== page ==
That being said, I keep a couple of bags of frozen bait around in the winter “just in case” I get into a situation where I cannot catch fresh bait, but never end up using it. I learned this lesson the hard way one February day where I tore up three cast nets in one morning and did not have any cast nets left to catch bait, leaving me dead in the water with no bait.
I have heard countless theories and techniques for freezing these fish over the years and everyone claims that their technique is the best and works better but I have tested them all and none of them work any better than another.
Some of the more discussed and well known processes for freezing are as follows. Please understand I am not suggesting these methods but rather explaining them:
- Kool-Aid – Mixing up a batch of cherry kool-aid that is half strength (adding half the water as suggested) and adding this mixture to the shad and then freezing them in Ziplock bags.
- Sugar – This one involves catching fresh shad and dropping them on a piece of shag carpet and letting them flip around on the carpet (the theory is this helps remove the slime) and then once they have flopped all around they are then put in a bucket. A large heaping handful of brown sugar is added to the bucket and they are stirred up by hand really well and coated in the brown sugar and then frozen in Ziplock bags.
- Vacuum Sealing – I have seen countless tutorials and testimonials on freezing with vacuum sealing techniques. These range from using a Foodsaver or other similar vacuum sealing device to using a the cheaper version of these which is a Ziplock vacuum sealing kit (basically a Ziplock bag with a fitting and a small pump).
There are literally hundreds of other alternatives I have heard over the years, many of which I have tested but none work.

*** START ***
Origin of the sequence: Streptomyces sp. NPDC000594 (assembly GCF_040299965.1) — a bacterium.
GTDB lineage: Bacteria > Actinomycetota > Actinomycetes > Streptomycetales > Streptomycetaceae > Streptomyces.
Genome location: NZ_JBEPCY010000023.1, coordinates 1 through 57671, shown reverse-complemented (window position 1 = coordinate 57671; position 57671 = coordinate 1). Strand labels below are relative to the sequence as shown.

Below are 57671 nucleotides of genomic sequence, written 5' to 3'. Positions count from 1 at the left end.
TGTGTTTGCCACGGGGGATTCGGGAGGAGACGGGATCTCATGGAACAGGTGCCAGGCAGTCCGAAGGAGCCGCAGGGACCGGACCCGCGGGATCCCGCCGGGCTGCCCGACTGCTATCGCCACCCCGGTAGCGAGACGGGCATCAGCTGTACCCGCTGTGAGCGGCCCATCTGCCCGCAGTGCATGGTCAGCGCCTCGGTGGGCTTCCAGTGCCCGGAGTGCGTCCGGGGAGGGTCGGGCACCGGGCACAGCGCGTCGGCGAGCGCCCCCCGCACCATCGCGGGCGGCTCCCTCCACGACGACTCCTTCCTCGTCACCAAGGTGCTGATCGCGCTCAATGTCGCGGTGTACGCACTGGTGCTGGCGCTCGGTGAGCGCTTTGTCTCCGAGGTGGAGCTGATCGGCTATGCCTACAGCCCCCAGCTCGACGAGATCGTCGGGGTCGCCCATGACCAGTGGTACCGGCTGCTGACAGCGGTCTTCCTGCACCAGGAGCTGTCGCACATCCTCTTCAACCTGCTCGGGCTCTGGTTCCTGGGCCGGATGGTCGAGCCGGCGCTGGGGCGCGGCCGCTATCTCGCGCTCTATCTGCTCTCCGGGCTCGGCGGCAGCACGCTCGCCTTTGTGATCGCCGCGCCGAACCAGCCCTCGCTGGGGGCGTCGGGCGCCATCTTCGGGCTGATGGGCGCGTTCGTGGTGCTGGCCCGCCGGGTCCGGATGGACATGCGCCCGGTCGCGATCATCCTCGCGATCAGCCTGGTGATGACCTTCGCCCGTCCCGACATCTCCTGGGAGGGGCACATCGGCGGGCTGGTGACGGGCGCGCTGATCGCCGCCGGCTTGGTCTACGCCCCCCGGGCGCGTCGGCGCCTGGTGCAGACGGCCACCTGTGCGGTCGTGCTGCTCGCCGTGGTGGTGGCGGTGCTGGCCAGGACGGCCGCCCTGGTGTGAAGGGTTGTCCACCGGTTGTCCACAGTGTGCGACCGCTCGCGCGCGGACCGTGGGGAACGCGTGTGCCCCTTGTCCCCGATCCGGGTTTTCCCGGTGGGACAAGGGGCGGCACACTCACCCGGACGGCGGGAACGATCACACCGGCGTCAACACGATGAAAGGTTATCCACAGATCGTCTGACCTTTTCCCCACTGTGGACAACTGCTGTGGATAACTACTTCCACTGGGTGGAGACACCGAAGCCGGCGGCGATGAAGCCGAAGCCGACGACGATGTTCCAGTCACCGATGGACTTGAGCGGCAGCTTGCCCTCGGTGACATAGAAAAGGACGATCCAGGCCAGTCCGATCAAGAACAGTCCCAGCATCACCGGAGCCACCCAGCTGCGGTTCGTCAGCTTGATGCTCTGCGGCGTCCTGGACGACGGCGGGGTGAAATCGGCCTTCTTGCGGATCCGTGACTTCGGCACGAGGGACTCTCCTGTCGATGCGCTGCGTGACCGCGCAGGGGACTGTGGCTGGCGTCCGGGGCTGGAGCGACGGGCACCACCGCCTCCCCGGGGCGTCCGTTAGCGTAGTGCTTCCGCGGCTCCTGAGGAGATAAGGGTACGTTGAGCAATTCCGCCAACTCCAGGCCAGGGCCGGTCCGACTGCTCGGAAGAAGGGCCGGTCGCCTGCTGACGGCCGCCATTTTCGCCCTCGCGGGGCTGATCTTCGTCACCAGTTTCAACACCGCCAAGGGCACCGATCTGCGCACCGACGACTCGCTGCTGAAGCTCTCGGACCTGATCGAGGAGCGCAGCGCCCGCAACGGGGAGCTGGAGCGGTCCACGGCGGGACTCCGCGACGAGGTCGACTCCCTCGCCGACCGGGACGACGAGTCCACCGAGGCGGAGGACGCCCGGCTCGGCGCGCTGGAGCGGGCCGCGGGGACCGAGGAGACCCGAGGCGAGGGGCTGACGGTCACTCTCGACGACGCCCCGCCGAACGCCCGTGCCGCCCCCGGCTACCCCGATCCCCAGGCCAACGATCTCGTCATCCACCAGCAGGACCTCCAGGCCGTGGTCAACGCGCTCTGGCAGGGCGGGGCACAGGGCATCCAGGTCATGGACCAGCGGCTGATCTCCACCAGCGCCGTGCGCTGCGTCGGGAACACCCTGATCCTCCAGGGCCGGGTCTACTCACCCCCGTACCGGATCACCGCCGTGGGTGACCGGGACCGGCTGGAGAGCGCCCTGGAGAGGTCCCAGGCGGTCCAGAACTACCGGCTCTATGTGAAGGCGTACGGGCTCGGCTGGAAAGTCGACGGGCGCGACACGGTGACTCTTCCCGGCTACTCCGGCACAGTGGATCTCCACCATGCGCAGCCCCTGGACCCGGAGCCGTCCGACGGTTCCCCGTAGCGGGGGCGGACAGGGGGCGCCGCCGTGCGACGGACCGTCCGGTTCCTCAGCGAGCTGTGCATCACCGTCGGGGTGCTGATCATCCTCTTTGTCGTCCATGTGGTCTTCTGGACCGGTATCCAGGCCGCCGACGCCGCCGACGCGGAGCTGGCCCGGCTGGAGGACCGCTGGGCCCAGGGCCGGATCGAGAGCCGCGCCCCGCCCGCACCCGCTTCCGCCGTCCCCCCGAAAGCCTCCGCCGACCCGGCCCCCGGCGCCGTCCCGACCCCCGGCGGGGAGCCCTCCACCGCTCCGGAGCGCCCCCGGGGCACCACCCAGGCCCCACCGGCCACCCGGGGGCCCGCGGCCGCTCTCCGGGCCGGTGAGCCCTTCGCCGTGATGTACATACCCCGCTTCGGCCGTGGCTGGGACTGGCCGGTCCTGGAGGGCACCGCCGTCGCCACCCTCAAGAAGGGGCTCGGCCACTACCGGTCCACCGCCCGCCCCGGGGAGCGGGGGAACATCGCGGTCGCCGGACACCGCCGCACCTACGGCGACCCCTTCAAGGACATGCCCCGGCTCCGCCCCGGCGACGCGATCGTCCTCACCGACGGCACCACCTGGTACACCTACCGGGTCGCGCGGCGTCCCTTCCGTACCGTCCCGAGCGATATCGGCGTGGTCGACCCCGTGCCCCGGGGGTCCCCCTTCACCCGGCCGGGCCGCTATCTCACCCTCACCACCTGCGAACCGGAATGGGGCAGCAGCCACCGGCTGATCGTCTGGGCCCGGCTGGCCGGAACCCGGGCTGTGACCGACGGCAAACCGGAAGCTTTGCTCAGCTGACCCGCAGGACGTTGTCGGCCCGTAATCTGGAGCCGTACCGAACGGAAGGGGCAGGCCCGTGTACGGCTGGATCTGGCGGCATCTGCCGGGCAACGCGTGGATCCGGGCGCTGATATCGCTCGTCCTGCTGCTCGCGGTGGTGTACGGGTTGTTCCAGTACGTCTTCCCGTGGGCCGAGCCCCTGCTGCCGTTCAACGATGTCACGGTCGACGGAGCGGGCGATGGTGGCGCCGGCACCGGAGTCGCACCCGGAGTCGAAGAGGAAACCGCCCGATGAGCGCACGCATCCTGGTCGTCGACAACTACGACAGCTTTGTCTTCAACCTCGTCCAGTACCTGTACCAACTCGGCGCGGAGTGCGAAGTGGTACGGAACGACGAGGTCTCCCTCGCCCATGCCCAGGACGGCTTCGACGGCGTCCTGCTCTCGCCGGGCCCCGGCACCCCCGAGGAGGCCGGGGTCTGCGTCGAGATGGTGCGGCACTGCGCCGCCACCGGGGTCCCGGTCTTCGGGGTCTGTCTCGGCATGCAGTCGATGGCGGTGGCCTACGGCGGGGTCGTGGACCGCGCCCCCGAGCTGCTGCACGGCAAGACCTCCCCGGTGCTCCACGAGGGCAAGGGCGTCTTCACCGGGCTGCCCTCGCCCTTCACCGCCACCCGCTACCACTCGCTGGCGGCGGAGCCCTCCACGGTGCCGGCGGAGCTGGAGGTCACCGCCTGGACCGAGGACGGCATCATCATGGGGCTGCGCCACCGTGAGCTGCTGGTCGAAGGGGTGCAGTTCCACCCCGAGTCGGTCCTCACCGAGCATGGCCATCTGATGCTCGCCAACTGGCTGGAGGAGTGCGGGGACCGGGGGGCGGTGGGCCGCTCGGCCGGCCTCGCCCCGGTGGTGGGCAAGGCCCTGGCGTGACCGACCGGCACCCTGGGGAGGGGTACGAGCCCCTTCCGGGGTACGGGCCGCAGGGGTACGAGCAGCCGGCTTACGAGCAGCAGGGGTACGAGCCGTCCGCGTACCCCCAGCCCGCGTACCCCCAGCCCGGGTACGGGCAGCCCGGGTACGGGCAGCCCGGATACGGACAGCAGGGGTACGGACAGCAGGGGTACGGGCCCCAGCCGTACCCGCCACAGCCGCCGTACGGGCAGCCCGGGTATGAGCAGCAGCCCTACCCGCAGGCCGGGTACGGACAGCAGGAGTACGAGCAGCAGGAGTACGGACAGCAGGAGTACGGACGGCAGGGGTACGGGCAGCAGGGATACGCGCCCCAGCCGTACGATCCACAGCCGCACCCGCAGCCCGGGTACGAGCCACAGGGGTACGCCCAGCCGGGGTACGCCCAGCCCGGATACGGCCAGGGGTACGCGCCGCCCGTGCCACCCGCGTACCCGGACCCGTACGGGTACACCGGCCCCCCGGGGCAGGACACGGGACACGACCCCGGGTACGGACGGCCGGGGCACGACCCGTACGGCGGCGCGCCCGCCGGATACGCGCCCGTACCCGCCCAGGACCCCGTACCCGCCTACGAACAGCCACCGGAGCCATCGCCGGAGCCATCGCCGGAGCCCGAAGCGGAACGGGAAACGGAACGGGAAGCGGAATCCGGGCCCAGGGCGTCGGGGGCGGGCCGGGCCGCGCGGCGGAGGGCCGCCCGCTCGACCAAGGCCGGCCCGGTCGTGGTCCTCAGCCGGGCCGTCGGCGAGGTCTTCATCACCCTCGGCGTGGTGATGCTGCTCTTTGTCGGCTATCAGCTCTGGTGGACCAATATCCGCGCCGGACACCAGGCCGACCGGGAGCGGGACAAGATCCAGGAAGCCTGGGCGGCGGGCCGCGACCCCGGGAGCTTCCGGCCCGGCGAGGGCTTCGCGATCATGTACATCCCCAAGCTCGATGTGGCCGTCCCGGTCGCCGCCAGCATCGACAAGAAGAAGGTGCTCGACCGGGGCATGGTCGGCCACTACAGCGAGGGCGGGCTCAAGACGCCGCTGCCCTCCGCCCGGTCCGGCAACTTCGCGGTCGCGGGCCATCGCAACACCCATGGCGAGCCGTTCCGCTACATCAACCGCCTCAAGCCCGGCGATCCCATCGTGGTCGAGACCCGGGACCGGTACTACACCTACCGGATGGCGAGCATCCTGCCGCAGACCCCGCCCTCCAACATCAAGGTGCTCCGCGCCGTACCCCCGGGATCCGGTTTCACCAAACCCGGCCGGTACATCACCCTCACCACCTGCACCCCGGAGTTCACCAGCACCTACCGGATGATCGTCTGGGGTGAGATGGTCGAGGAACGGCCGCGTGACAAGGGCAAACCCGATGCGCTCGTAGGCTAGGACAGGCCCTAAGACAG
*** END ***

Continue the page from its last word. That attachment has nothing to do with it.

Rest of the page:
I have again found absolutely no benefit to adding Kool-Aid or any other additives or even vacuum sealing shad before freezing. I attribute this to people just looking for something to do (or talk/write about) when they are not fishing and inexperience.
The most commonly referred to technique is vacuum sealing and I have again tested this IN DEPTH and cannot tell any difference at all. I am of the opinion that additives and even vacuum sealing it is a waste of time and money.
How To Freeze
Did I mention I suggest you use fresh bait? My advice is again learn to throw a net and at least try to catch bait every time you fish. You don’t know if you don’t try, right? Put forth some effort, you might just surprise yourself.
If you are dead set on fishing with frozen bait or want to keep some emergency backup around “just in case” (nothing wrong with that) follow these simple steps.
- They freeze better in the cooler weather. If you want to catch some fresh bait for freezing shoot for a time of year when the weather is cooler.
- Target gizzards (see the difference between gizzard and threadfin shad) and try to catch the biggest gizzards you can find. In the event you don’t have or cannot catch gizzards find the largest threadfins you can catch. The bigger the better.The larger fish freeze much better and do not get as soft as the smaller ones.
- After catching your bait drop them in a bait bucket and drain the excess slime off them (see More Tips and Tricks For Cast Nets)
- Put them in a Ziplock bag and put them immediately on ice (Same process as outlined in Storing Shad For Catfishing)
- When possible immediately take them home for freezing, rather than leaving this on ice all day and then taking them home and freezing. The faster you can get them in the freezer the better off you will be.
- When freezing them, make sure the excess slime is removed and fill a gallon bag about 1/3 full. Seal the bag and move the bait around so it is in a thin layer inside the bag.
- Crack the seal on the bag and force any excess air out.
- Lay the bags on their side in the freezer (lay them flat) for freezing.
Don’t overthink it and don’t invest too much time or energy into the process, there is no magic bullet, because fresh bait is key. Rather than wasting time vacuum sealing and trying to find the “magic bullet” invest your time in finding and catching fresh bait each and every time you head out to go catfishing. This will be much more productive for your fishing success in the long .
Catching shad is an essential part of targeting blue catfish. Not only is fresh shad one of the best baits for blue catfish but learning to pattern shad will do wonders for you in your quest to catch blue catfish.
To get more information including an in depth guide on choosing a cast net and tips and tricks on finding and catching shad and everything else you ever need to know on catching bait, click here.